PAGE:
The Look in his Eyes

In John Paul II, Brendan found a close friend – in life and death. As did millions of people.
by Alfonso Aguilar, LC | Source:
I was in the midst of tens of thousands of people making a wide, long queue from the beginning of Via della Conciliazione that leads to St. Peter’s Basilica. We were taking a few steps at a time. The crowd kept mostly silent. Nobody pushed. No rush.

A few hours later, I walked into the basilica with thousands of people. Approaching the main altar, the queue was divided into two lines – everyone had to go right or left a few yards from the baldachin before turning back to exit the famous church. In three days, approximately two million people spent between 3 to18 hours to take that final curve within the basilica in 10 to 15 seconds. Why all the trouble? What did we want to see?

We saw the lifeless body of an 84-year-old man.

Inevitably, the question arose everywhere in the world: Why did people travel and go to so much trouble for this last glimpse of John Paul II?

The question still awaits an answer. After casting an eye at John Paul’s saintly, filial, Eucharistic and pastoral look, it is fitting to look at ourselves in the mirror of our thoughts. What did we see in him?

A Friend

The Kelly family didn’t know that John Paul was praying for their little son Brendan. The boy was born with Down syndrome and later diagnosed with terminal leukemia. In January 2001, neighbors of the Kelly’s met the Holy Father in Rome and showed him the photo of Brendan to ask him for his prayers. Instead of blessing the picture, the Pope asked if he could keep it.

Some time later, the Kelly’s attended a private Mass with the Holy Father, and then waited in a receiving line to shake hands with him.

As soon as John Paul entered the room, Brendan broke away and ran to him. “I was struck by the fact that Brendan immediately connected with him,” Brendan’s mother Maura comments. “It’s very unusual for Brendan to run up to someone that he has never met before.”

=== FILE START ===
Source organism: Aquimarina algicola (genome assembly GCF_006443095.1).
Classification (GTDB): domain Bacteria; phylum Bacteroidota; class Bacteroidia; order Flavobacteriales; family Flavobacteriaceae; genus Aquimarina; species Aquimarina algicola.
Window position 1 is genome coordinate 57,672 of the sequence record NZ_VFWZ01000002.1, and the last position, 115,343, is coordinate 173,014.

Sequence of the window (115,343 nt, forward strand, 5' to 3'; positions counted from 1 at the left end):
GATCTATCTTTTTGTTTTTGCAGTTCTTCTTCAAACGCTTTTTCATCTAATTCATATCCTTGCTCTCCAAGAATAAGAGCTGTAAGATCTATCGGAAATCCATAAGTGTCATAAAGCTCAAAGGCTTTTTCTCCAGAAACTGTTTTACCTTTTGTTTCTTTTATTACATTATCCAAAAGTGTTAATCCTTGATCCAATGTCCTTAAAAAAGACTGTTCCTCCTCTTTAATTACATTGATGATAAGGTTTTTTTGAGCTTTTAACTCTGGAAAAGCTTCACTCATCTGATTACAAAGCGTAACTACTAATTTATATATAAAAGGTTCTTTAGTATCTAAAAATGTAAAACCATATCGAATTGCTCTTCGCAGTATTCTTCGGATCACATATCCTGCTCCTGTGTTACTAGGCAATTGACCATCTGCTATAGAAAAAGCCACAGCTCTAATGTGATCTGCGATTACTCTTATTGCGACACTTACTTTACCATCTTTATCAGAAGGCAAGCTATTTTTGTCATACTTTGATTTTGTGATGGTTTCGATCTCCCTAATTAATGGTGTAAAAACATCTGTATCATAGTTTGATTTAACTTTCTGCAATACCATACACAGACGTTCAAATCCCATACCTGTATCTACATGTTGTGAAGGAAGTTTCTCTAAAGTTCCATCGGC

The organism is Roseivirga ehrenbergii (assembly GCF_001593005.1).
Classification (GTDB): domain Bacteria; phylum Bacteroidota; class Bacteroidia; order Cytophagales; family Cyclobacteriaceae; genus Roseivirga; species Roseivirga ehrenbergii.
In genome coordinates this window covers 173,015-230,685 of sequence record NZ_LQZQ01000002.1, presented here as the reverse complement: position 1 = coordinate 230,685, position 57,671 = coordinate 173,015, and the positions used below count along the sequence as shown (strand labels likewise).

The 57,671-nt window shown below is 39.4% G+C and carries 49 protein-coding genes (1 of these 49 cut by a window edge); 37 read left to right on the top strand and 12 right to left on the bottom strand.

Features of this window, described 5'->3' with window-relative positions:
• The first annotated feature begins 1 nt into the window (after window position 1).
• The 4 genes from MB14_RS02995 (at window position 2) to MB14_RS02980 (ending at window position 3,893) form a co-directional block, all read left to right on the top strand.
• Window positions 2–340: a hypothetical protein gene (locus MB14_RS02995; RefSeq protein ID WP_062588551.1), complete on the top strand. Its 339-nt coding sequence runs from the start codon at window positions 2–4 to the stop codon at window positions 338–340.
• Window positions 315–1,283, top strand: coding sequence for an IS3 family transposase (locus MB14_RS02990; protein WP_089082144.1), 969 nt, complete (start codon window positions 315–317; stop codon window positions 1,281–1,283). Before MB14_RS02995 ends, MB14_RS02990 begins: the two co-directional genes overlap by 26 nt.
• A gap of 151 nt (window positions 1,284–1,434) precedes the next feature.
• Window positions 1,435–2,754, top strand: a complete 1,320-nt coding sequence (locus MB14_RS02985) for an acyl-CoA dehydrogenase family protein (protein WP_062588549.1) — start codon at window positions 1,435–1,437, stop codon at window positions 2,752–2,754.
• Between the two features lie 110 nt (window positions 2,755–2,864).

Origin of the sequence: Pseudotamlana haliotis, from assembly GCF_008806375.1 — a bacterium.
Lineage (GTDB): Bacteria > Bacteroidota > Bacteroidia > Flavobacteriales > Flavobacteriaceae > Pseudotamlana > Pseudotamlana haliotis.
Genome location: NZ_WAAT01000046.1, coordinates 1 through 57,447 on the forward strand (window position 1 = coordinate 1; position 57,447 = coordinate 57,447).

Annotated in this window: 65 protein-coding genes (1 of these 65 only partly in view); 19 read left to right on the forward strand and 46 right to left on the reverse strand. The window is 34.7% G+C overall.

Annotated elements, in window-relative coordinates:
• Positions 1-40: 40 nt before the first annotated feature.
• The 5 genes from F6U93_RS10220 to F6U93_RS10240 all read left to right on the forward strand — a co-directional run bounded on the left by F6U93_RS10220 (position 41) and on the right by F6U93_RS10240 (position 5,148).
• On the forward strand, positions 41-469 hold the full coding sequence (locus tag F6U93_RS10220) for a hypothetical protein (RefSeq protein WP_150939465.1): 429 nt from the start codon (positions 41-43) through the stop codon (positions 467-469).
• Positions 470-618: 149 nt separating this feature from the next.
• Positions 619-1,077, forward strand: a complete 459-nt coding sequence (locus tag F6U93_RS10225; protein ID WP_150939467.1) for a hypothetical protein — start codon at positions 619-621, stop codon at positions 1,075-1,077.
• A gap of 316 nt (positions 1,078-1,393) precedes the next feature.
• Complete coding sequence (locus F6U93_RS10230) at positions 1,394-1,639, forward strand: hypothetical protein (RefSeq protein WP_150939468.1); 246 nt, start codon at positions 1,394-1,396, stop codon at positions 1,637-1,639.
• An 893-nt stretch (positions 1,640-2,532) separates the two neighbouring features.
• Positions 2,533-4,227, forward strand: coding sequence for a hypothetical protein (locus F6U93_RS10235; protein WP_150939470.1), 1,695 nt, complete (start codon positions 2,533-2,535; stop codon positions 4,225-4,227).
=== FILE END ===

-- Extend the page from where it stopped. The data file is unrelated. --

The Pope seemed delighted to see the four-year-old boy he was praying for. “There was an unbelievable love in the Holy Father’s eyes,” said Frank, Brendan’s father. In between greeting people John Paul would glance down at Brendan and wink or wave.

At the end the Holy Father blessed the room and left. But as he walked through the door, Brendan broke away and ran far enough so that he could see him. He waved his hand and said, “Bye, Pope.”

“No one expected the Pope to come back into the room, but he did,” said Frank. “He came into the room to shake Brendan’s hand and say goodbye.”

A year later, Brendan was cancer free. He was 8 when he heard about the Pope’s death while on vacation with his family in Jamaica. He wasn’t sad. “I talked to the Pope,” Brendan said that day to his father. “What did he say?” Frank asked skeptically. “He said, ‘I love Jamaica,’” Brendan replied. “He also said, ‘Brendan, have fun.’”

Frank was shocked. “Brendan doesn’t refer to himself in third person,” he said, “so that sent chills down my spine.”

Today Brendan attends a public school in Great Falls, Virginia, and says a prayer for the Pope every morning, asking him to help him get through school.

“The teacher gives Brendan a colored crayon to indicate how his day has gone,” explained Frank. “The crayons are red for a day that could be improved, yellow and green for a good day. Ever since he’s been praying, he’s been getting a green crayon. He said that’s because the Pope is helping him.”

In John Paul II, Brendan found a close friend – in life and death. As did millions of people.

(Legionary Father Alfonso Aguilar was present in Rome for these historic events in April, 2005.)


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